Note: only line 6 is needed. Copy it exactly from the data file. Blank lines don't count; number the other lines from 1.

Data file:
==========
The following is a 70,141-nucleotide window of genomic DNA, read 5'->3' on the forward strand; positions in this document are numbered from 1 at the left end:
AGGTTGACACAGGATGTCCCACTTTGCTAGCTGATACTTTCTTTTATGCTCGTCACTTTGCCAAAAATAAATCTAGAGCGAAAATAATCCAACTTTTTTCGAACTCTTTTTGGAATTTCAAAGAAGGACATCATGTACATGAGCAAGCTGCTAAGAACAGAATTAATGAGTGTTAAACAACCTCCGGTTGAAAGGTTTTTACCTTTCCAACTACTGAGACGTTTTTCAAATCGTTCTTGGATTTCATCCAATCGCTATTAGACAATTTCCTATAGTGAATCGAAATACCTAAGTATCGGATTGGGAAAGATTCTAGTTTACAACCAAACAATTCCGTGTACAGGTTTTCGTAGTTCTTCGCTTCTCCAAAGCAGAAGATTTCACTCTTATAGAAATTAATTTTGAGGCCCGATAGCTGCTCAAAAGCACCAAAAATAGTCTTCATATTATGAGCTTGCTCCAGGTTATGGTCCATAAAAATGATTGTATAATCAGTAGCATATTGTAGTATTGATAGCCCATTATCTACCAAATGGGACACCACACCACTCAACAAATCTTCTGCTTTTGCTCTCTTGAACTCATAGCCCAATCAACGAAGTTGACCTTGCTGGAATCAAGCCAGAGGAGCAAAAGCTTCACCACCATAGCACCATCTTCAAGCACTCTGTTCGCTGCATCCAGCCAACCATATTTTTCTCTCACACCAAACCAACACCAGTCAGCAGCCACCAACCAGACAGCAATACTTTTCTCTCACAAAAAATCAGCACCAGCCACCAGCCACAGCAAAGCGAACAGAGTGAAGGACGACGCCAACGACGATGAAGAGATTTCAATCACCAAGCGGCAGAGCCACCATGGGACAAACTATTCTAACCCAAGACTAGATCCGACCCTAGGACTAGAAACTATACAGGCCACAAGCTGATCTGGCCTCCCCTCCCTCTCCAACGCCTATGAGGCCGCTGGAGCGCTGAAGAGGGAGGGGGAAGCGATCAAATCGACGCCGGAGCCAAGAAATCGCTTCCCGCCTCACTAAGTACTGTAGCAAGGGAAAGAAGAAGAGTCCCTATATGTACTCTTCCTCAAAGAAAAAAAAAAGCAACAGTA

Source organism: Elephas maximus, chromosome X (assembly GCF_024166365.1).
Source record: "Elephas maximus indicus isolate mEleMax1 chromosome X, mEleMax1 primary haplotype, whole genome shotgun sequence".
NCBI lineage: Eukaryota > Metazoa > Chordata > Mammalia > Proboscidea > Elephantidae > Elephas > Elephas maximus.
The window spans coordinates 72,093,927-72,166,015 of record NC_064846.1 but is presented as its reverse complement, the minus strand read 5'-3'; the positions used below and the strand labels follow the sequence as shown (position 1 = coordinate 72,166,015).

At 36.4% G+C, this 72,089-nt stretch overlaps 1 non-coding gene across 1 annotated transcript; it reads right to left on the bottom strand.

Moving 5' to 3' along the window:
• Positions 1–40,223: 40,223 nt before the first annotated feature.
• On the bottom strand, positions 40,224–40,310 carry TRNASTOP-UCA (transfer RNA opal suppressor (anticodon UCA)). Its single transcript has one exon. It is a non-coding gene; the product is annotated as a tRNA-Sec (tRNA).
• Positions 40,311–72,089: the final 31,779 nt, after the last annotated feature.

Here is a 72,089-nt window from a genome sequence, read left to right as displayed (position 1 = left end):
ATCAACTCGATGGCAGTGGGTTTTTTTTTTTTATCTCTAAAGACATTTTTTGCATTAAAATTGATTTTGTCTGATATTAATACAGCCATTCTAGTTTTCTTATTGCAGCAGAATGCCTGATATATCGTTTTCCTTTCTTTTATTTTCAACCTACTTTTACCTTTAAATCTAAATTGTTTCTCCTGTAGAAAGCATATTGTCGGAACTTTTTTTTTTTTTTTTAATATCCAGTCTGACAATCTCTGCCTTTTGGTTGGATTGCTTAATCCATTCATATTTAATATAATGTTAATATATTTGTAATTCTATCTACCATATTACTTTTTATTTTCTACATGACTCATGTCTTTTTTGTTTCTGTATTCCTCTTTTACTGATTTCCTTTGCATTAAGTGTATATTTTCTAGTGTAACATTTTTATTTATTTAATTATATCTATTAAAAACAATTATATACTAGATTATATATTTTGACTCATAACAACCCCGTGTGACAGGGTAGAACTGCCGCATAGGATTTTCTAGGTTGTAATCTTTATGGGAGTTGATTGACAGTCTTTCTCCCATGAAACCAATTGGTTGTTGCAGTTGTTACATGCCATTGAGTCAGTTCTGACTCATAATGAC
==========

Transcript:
The window spans coordinates 72,093,927-72,166,015 of record NC_064846.1 but is presented as its reverse complement, the minus strand read 5'-3'; the positions used below and the strand labels follow the sequence as shown (position 1 = coordinate 72,166,015).